|<>. p<>{color:#000;}.   |<>. p<>{color:#000;}.   |<>. p<>{color:#000;}.   |<>. p<>{color:#000;}.   |<>. p<>{color:#000;}.   |<>. p<>{color:#000;}.   |<>. p<>{color:#000;}.   | <>. |<>. p<>{color:#000;}. Y=Yearning |<>. p<>{color:#000;}.   |<>. p<>{color:#000;}.   |<>. p<>{color:#000;}.   |<>. p<>{color:#000;}.   |<>. p<>{color:#000;}.   |<>. p<>{color:#000;}.   |<>. p<>{color:#000;}.   |<>. p<>{color:#000;}.   | <>. |<>. p<>{color:#000;}. S=Support |<>. p<>{color:#000;}.   |<>. p<>{color:#000;}.   |<>. p<>{color:#000;}.   |<>. p<>{color:#000;}.   |<>. p<>{color:#000;}.   |<>. p<>{color:#000;}.   |<>. p<>{color:#000;}.   |<>. p<>{color:#000;}.   | <>. |<>. p<>{color:#000;}. L=Learning |<>. p<>{color:#000;}.   |<>. p<>{color:#000;}.   |<>. p<>{color:#000;}.   |<>. p<>{color:#000;}.   |<>. p<>{color:#000;}.   |<>. p<>{color:#000;}.   |<>. p<>{color:#000;}.   |<>. p<>{color:#000;}.   | <>. |<>. p<>{color:#000;}. E=English |<>. p<>{color:#000;}.   |<>. p<>{color:#000;}.   |<>. p<>{color:#000;}.   |<>. p<>{color:#000;}.   |<>. p<>{color:#000;}.   |<>. p<>{color:#000;}.   |<>. p<>{color:#000;}.   |<>. p<>{color:#000;}.   | <>. |<>. p<>{color:#000;}. X= Symbolic illiteracy |<>. p<>{color:#000;}.   |<>. p<>{color:#000;}. x |<>. p<>{color:#000;}.   |<>. p<>{color:#000;}.   |<>. p<>{color:#000;}.   |<>. p<>{color:#000;}.   |<>. p<>{color:#000;}.   |<>. p<>{color:#000;}.   | <>. |<>. p<>{color:#000;}. I=Institutionalism |<>. p<>{color:#000;}.   |<>. p<>{color:#000;}.   |<>. p<>{color:#000;}.   |<>. p<>{color:#000;}.   |<>. p<>{color:#000;}.   |<>. p<>{color:#000;}.   |<>. p<>{color:#000;}.   |<>. p<>{color:#000;}.   | <>. |<>. p<>{color:#000;}. A=Acceptance |<>. p<>{color:#000;}.   |<>. p<>{color:#000;}.   |<>. p<>{color:#000;}.   |<>. p<>{color:#000;}.   |<>. p<>{color:#000;}.   |<>. p<>{color:#000;}.   |<>. p<>{color:#000;}.   |<>. p<>{color:#000;}.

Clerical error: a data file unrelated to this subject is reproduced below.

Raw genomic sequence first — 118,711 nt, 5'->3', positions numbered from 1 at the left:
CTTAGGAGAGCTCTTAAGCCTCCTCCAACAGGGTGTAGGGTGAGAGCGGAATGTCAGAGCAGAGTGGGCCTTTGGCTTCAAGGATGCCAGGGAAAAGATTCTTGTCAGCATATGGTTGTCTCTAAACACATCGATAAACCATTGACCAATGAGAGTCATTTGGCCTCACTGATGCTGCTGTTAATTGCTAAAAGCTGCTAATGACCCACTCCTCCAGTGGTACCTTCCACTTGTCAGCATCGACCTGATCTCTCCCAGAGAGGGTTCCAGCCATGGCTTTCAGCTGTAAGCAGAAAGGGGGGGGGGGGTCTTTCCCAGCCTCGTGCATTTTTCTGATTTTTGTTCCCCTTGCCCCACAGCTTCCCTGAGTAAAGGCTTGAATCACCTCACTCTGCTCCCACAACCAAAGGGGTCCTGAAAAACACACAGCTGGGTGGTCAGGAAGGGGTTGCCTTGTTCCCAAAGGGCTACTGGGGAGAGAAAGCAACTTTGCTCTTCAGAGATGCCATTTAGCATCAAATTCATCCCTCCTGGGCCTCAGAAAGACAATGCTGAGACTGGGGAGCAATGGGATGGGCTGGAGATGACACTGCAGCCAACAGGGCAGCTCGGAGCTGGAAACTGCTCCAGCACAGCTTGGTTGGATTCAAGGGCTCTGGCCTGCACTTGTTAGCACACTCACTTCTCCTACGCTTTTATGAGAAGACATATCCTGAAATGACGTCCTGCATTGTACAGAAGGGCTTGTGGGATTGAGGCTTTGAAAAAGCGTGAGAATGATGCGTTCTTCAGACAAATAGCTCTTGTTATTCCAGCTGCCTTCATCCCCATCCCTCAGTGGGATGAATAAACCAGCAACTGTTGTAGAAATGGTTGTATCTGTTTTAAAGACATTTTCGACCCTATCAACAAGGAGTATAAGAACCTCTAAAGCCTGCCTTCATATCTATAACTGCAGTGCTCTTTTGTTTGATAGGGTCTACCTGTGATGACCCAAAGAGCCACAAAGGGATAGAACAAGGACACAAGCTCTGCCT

<>.

Figure 4: CIR Yearning One.

S=Support

I cite the following example of dyslectualism within this stage with this example:

My diagnosis hit me hard. I was crushed – I felt that my whole life had been a lie. A sense of pointlessness and self-doubt took over. My ability and creativity had taught me to sing, my diagnosis had now struck me mute. I loved studying, I loved student life, and I had discovered who and what I wanted to be. But now having failed and with the uncertainty of acceptance to re-sit, I fell into a very deep depression. It is not fair to associate this singly to diagnosis, many issues were at the fore during this period of my life, but it was certainly the final straw that had broken the camel’s back. The one single thing that brought me tremendous pleasure was taken away. I was now out of University and would probably not achieve my ambitions to be a professionally qualified Youth & Community Worker. My salvation was in the knowledge that those who knew me, my tutors, unanimously recommend that I be allowed to start afresh, post diagnosis and re-sit my first year. This is support at its most crucial importance: the knowledge that others believed in me, coupled with the awareness that others beyond this circle took pleasure in my failure.